Occassional thoughts about orienteering

Monday, May 08, 2006

Word Wars and orienteering


Watching "Word Wars," a documentary film about Scrabble, gave me a few ideas about orienteering.

The film follows four very serious Scrabble players as they prepare for and compete in the national championships. I'm always interested in learning about people who are both fanatic and good at just about anything (except I'm not really interested in golf). So, I enjoyed the movie.

Scrabble as a sport is a bit like orienteering in that it isn't a big professional sport and the top competitors seem to be (don't take this wrong) real odd balls.

The movie showed a couple of interesting ways the players trained that could probably be translated to orienteering:

One guy practiced while he drove to and from work. He'd prepared a bunch of flash cards and studied them while he drove, taking short looks at the cards.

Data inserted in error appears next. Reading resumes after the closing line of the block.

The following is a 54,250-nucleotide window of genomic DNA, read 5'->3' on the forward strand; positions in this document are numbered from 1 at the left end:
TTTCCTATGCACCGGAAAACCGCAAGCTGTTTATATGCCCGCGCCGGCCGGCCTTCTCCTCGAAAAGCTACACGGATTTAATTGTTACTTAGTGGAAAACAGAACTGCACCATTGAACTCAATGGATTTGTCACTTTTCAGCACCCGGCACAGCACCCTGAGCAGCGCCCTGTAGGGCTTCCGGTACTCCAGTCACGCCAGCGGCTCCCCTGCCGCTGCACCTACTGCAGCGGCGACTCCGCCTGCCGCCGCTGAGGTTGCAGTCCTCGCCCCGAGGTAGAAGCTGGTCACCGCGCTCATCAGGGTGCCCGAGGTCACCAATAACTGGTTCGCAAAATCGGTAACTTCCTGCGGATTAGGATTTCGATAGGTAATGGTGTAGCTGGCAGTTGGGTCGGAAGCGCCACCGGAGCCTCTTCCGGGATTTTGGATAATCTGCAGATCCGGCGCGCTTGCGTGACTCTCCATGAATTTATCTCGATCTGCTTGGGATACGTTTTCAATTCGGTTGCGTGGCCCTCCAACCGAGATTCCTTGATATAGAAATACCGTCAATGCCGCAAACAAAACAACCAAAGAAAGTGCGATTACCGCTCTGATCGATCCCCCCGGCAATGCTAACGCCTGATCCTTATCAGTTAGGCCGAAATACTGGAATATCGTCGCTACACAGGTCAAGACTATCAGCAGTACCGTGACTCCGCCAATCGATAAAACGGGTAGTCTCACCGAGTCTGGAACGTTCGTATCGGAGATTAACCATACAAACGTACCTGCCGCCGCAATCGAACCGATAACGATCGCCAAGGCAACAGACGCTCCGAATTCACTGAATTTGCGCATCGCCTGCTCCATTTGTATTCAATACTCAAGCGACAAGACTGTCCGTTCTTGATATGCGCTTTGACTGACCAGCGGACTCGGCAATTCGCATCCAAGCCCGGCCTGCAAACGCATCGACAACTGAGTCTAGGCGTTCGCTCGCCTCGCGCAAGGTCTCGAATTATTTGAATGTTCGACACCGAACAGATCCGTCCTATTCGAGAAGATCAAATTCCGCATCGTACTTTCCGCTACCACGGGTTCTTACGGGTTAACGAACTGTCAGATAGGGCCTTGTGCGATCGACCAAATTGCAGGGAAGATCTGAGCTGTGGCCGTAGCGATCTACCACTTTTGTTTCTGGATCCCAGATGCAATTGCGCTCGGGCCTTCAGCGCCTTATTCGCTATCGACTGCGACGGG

Two of the players practiced by organizing a one-on-one competition. They played something like 50 games in a row, with the winner taking $1000 (which the loser would put up). Certainly playing under those conditions would simulate the stress of a big competition. It turns out that they didn't finish all 50 games. Matt, who was trailing, offered to settle for $500 after about half of the games were completed.

I'm sure there are ways an orienteer could figure out to practice or train while going to/from work. I'm also sure that one-on-one "bets" in training would help simulate the pressure of a big competition (which is something that is otherwise quite difficult in the U.S.).

At the sprint race at West Point, Peter put pressure on me by betting me that I couldn't beat Pavlina. If I'd won the bet, Peter would have bought me a Starbucks espresso brownie (which I've never had, but sure sounds good). I had a terrible race (booming the first control and then skipping a control half way through the course). Maybe the pressure got to me.

A note on the European Champs Sprint

Halden Arbeiderblad has an article about Emil Wingstedt's win in the European Champs sprint. Here is a little bit of it translated:

Phenomenal concentration

Goran Andersson, the Swedish team's trainer who also works with Halden, points to Emil's drive to be best when it matters as he explains his wins.

"Emil is so good at focusing an performing at races when he wants to do well. At less important races he doesn't do so well."

posted by Michael | 7:10 PM


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